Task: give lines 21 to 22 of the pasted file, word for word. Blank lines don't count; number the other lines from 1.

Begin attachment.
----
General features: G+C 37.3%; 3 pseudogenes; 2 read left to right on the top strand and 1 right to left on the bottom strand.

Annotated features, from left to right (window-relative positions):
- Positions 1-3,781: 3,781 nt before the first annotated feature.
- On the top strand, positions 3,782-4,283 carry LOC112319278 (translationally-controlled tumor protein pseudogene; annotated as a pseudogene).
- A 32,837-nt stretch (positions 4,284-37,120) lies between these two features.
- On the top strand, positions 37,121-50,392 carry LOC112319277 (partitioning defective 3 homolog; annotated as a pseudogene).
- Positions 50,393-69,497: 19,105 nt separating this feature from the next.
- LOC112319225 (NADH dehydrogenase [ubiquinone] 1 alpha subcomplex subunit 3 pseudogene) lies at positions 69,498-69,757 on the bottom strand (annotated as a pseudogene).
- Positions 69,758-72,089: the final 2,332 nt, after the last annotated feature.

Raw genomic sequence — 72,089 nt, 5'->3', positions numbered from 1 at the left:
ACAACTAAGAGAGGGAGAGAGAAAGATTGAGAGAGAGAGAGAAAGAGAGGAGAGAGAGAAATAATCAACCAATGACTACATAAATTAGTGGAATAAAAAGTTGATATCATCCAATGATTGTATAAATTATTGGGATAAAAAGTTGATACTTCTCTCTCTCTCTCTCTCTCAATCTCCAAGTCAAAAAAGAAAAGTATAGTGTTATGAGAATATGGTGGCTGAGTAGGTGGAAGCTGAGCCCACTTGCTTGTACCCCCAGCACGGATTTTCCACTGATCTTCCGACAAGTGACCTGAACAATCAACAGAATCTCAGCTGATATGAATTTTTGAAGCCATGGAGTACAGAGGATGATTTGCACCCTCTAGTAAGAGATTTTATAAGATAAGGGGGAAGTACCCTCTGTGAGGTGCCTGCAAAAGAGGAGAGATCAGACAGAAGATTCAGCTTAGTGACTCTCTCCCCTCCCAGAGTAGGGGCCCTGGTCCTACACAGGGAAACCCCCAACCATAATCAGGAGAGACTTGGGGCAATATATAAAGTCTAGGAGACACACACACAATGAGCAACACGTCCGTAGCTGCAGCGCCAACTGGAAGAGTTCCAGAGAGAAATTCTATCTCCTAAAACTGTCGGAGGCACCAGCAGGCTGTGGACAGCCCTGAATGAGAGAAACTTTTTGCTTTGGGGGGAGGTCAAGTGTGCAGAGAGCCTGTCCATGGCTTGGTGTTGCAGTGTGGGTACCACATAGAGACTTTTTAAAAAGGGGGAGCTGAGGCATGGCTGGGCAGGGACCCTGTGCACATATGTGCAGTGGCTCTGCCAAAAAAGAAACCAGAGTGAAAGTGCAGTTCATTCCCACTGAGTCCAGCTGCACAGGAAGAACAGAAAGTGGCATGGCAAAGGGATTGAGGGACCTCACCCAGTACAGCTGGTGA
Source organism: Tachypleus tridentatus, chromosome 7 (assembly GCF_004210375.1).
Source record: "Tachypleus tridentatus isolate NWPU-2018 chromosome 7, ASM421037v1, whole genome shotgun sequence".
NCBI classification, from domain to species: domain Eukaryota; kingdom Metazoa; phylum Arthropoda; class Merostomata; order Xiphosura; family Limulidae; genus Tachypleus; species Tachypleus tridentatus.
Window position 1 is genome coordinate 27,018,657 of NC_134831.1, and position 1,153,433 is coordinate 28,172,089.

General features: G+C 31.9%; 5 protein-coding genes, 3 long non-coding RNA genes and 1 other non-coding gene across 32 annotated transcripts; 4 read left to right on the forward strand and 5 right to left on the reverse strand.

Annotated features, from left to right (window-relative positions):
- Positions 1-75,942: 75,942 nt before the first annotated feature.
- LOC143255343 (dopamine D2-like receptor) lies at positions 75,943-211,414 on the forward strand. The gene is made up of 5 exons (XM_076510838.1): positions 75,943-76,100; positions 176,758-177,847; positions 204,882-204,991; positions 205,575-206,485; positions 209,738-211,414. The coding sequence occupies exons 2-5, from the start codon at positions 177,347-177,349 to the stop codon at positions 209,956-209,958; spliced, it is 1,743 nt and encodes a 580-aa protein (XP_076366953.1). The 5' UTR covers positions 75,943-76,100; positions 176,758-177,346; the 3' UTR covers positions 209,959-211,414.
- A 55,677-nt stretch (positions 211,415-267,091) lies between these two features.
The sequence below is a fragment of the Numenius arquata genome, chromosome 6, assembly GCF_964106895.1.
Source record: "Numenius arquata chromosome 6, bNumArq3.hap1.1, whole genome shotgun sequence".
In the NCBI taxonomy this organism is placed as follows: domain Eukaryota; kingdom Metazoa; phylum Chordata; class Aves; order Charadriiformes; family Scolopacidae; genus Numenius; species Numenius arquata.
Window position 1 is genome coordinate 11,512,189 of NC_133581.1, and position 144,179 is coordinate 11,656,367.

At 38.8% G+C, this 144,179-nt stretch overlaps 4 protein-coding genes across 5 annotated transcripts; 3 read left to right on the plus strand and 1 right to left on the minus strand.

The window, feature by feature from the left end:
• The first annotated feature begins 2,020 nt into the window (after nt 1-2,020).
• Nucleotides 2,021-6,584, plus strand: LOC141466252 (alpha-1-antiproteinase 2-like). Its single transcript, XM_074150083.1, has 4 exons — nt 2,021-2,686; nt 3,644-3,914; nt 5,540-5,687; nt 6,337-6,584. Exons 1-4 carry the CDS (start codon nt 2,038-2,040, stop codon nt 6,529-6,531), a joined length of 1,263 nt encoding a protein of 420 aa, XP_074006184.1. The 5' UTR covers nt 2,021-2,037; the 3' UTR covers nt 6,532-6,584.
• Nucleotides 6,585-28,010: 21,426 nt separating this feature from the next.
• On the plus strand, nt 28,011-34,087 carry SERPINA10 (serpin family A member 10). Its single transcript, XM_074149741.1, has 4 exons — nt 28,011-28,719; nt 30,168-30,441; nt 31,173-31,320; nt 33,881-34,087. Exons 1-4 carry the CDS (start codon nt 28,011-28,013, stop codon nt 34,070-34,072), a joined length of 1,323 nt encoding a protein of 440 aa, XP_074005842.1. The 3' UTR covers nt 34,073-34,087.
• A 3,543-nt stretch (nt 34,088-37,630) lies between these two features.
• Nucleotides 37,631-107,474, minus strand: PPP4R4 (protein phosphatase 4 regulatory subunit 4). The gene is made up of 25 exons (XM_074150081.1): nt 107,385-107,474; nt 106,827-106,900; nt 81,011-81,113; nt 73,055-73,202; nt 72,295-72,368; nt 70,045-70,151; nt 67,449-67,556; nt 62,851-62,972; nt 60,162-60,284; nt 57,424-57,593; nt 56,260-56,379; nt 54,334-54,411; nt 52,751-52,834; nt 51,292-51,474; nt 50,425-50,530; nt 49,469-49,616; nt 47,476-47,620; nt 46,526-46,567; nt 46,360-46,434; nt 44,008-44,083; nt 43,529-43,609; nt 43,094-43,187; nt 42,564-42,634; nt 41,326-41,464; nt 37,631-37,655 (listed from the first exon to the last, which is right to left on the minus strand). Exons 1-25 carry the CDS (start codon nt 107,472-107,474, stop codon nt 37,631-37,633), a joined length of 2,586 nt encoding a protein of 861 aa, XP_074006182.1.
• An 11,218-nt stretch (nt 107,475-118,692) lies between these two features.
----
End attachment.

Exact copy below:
The sequence below is a fragment of the Numenius arquata genome, chromosome 6, assembly GCF_964106895.1.
Source record: "Numenius arquata chromosome 6, bNumArq3.hap1.1, whole genome shotgun sequence".